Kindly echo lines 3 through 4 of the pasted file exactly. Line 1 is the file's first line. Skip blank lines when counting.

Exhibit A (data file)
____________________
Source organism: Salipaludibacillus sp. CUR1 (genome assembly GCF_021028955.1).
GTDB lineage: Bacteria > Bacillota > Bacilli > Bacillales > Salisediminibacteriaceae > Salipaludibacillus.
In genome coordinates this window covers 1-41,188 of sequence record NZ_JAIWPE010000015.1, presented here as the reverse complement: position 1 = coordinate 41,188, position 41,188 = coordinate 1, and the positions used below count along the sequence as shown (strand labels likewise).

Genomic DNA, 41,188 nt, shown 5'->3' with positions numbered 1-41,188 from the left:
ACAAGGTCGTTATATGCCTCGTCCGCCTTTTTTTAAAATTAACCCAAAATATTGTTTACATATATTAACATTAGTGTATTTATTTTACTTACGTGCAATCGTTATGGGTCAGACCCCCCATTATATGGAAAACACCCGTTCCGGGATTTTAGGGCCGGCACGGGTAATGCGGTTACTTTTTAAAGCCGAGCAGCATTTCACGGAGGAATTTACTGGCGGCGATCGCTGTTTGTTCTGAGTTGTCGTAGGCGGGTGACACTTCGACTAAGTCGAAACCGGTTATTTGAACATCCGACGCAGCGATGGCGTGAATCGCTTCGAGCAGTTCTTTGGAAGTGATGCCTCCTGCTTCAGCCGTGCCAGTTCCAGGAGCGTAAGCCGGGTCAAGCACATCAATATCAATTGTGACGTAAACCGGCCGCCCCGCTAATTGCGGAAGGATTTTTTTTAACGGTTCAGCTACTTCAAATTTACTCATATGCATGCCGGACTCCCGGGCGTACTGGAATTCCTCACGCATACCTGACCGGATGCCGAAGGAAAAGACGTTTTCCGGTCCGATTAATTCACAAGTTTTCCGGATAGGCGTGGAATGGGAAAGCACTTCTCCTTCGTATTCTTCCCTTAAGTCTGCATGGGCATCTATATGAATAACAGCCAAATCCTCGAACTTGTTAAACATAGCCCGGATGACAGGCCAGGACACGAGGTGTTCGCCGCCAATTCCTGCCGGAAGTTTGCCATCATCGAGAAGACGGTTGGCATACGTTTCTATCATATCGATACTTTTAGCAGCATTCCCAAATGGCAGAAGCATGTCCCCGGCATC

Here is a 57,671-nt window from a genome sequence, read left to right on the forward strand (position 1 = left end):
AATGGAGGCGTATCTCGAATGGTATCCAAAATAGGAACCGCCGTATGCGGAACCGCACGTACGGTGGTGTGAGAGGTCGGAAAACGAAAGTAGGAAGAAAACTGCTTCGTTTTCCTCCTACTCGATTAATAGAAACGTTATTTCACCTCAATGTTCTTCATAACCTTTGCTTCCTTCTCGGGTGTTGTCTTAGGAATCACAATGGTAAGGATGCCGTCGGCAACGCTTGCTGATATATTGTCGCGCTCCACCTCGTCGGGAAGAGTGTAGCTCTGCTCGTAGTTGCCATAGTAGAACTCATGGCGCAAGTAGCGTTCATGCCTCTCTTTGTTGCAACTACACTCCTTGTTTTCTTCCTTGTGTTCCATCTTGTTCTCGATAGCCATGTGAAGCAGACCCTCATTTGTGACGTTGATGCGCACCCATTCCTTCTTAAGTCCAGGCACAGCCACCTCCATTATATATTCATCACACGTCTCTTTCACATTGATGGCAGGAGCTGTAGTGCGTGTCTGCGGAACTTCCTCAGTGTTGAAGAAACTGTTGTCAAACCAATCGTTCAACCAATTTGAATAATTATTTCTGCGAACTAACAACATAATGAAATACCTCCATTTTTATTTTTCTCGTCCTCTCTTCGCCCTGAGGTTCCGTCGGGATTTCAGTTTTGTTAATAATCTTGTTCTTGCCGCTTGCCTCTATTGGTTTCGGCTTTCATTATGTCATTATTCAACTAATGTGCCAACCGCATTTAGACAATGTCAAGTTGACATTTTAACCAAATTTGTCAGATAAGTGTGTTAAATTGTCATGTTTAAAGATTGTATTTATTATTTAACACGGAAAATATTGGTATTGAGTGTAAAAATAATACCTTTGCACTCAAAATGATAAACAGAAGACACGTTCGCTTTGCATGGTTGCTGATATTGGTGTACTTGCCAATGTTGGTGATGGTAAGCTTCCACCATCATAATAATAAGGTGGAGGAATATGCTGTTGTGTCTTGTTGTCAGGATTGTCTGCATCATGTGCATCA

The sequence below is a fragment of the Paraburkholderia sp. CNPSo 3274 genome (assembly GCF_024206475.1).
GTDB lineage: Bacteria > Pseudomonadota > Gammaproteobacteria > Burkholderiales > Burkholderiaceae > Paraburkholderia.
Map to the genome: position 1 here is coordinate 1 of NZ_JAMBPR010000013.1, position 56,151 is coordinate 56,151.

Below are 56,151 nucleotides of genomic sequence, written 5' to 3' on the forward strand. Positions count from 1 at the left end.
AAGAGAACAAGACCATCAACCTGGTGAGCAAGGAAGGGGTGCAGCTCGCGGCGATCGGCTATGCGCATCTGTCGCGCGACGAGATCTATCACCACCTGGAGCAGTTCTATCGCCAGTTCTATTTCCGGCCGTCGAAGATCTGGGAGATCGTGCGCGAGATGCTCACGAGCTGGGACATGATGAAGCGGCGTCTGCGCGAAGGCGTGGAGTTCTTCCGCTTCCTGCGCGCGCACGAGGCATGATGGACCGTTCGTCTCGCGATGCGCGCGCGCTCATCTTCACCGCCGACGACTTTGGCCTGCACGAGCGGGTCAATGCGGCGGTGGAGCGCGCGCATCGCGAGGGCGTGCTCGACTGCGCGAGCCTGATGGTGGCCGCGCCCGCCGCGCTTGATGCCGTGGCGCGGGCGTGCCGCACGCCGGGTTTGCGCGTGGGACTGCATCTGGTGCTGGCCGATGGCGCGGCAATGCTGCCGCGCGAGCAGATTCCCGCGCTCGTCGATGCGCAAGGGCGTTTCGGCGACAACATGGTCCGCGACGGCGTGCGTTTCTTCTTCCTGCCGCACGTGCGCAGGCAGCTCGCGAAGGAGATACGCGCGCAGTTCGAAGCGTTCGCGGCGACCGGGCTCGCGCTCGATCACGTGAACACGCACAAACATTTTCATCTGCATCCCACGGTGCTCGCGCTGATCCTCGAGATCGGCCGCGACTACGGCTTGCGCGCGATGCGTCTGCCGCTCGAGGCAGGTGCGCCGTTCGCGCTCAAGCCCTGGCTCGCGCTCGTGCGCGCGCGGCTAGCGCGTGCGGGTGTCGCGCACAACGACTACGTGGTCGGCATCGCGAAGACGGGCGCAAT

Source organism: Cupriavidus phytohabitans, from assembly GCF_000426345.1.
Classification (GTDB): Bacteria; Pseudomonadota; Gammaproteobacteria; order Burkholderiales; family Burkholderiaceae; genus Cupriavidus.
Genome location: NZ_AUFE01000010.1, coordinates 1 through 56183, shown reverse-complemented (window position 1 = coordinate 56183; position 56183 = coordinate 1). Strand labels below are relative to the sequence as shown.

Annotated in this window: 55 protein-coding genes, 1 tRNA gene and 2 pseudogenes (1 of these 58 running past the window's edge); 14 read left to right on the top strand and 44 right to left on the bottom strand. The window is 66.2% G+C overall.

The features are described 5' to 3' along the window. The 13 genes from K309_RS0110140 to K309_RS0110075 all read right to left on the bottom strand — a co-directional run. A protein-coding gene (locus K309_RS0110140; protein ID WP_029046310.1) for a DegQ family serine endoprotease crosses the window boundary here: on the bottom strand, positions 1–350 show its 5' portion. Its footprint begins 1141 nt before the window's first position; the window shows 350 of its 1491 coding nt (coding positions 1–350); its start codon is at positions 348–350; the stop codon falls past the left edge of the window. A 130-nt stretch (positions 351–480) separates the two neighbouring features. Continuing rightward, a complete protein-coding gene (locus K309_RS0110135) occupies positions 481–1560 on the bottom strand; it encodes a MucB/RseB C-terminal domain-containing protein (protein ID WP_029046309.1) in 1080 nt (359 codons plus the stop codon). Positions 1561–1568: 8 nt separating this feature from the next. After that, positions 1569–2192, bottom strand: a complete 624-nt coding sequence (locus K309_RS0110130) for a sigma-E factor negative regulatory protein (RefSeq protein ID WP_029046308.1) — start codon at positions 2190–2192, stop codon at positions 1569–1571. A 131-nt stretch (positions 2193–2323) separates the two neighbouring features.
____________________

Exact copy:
In genome coordinates this window covers 1-41,188 of sequence record NZ_JAIWPE010000015.1, presented here as the reverse complement: position 1 = coordinate 41,188, position 41,188 = coordinate 1, and the positions used below count along the sequence as shown (strand labels likewise).

Genomic DNA, 41,188 nt, shown 5'->3' with positions numbered 1-41,188 from the left: